DC Entertainment Bans 'Superman' Logo From Child Abuse Victim's Memorial, Ugh
Jeffrey Baldwin of Toronto was five years old when he tragically passed away, having been abused and starved by his grandparents. In his life, he had one superhero: Superman. To honor Jeffrey, Todd Boyce of Ottowa — touched by this story — raised money to erect a memorial statue in Greenwood Park, Toronto, displaying Jeffrey in a Superman costume. Unfortunately, even in his death, his wish will not come true. DC Entertainment, home of the comic book superhero, won't grant permission to use the Superman logo on this statue.
In his short, tragic life, Jeffrey was constantly abused and neglected by his family. His teenage parents lost custody of him to his maternal grandparents, who were then convicted of second-degree murder in 2006.
Jeffrey's father commented on his son's dream to The Canadian Press:
He wanted to fly. He tried jumping off the chair. We had to make him stop. He dressed up [as Superman] for Halloween one year. He was so excited. I have that picture at home hanging on my wall. He was our little man of steel.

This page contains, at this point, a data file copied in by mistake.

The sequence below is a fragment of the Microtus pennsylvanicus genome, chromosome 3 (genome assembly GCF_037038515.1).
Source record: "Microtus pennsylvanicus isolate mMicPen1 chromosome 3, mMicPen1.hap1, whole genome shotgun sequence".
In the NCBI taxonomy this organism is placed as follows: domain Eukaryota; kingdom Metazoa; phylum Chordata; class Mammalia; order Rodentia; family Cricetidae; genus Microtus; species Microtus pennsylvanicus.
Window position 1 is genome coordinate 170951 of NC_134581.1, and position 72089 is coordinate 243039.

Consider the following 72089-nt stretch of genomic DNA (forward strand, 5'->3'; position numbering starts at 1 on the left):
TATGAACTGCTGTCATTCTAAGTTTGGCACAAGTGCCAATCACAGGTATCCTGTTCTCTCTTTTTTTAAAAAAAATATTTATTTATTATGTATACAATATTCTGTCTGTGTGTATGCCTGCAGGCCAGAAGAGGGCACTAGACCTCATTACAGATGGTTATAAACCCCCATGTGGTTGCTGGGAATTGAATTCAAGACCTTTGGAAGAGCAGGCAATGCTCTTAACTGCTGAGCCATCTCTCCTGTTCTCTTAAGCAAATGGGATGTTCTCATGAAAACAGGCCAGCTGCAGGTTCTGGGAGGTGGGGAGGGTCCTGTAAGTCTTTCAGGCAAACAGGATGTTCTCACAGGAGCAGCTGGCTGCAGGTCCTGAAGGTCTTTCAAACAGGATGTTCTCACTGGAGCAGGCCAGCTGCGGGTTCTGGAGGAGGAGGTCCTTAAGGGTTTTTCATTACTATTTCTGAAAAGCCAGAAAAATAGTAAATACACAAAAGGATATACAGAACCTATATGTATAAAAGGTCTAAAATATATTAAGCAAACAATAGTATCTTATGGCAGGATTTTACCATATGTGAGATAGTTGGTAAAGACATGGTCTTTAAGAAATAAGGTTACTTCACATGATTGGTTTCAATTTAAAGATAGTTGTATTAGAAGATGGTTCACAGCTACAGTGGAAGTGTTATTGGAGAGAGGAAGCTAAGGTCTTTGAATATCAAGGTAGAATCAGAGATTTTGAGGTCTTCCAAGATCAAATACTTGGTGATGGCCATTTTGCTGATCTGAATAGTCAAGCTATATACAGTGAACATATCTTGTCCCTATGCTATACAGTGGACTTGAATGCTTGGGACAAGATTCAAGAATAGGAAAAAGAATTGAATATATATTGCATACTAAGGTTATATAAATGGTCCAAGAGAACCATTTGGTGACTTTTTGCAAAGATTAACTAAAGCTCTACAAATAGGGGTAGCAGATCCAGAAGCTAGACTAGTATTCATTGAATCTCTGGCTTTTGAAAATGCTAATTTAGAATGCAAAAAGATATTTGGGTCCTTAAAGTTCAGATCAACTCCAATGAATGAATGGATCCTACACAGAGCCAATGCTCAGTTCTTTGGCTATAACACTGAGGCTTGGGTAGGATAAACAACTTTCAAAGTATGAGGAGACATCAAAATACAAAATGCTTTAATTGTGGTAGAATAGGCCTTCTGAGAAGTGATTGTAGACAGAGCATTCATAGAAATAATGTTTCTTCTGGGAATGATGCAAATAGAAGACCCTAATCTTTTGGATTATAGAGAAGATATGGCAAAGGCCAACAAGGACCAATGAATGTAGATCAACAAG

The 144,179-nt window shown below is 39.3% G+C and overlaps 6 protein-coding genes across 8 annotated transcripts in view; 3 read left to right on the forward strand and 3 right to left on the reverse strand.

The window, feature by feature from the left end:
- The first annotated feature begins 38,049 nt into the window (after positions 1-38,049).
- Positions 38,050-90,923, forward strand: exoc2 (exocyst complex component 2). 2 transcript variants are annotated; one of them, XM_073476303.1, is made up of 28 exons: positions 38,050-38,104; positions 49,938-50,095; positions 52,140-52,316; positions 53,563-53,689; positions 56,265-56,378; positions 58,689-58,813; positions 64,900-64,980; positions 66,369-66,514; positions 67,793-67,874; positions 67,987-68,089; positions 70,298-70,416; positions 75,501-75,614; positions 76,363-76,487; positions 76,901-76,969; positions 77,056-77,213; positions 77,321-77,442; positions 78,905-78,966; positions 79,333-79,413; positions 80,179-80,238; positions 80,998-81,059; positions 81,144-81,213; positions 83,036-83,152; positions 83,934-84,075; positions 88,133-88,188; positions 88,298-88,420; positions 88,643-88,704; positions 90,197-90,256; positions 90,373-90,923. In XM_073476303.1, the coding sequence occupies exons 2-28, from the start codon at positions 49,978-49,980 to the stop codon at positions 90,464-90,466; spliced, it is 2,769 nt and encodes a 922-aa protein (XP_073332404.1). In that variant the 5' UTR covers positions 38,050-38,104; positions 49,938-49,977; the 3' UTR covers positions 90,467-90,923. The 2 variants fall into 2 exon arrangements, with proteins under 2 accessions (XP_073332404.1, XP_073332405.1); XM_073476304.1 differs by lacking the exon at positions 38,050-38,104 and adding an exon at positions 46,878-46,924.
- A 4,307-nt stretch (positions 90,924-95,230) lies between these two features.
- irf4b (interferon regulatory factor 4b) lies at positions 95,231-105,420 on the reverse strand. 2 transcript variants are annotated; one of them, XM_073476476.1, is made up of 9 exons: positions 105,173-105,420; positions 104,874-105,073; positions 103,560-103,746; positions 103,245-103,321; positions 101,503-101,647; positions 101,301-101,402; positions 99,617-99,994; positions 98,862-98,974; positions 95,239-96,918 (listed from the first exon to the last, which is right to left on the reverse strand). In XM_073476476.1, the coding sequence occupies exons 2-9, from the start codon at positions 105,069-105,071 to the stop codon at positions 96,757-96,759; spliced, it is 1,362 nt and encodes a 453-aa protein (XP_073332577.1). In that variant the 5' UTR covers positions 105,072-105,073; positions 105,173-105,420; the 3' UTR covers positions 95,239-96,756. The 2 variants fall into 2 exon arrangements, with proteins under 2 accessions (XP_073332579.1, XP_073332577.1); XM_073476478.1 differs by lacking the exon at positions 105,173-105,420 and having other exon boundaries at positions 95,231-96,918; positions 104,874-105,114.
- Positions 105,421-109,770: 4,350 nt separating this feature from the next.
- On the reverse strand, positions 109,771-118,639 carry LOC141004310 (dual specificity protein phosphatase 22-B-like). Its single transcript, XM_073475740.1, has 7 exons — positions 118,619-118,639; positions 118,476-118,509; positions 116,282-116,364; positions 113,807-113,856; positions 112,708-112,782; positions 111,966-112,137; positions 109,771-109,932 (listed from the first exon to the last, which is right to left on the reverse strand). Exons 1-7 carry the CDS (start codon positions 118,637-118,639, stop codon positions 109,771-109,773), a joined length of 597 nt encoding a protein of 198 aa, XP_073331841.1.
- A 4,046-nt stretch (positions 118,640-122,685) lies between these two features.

The senior vice-president of DC Entertainment allegedly wrote in an email to Boyce: "For a variety of legal reasons, we are not able to accede to the request, nor many other incredibly worthy projects that come to our attention.”
Of course, DC Entertainment is now taking the hit for their decision.Boyce, initially angry, has came to terms with the situation. He told The Canadian Press
that the most important thing is to have a fitting monument for Jeffrey, regardless of what it is.
[I] realized that the most important thing is to have a fitting monument for Jeffrey, that it's about him. To be fair to DC I don't think they wanted to say no. I think they gave it serious thought.
To compromise. the new statue design with be modified. Rather than have the iconic "S" implanted on the chest, there will be a "J" for Jeffrey. Boyce is hoping for a September unveiling.This story has touched people far beyond the city's borders. Children and Youth Services Minister Teresa Piruzza told thestar.com that she and her staff would also take a deeper look into the situation to determine what additional measures could be adopted. And, the jury at his inquest pressed for a full review on Ontario's child protection standards, suggesting merging children’s aid societies into one central agency.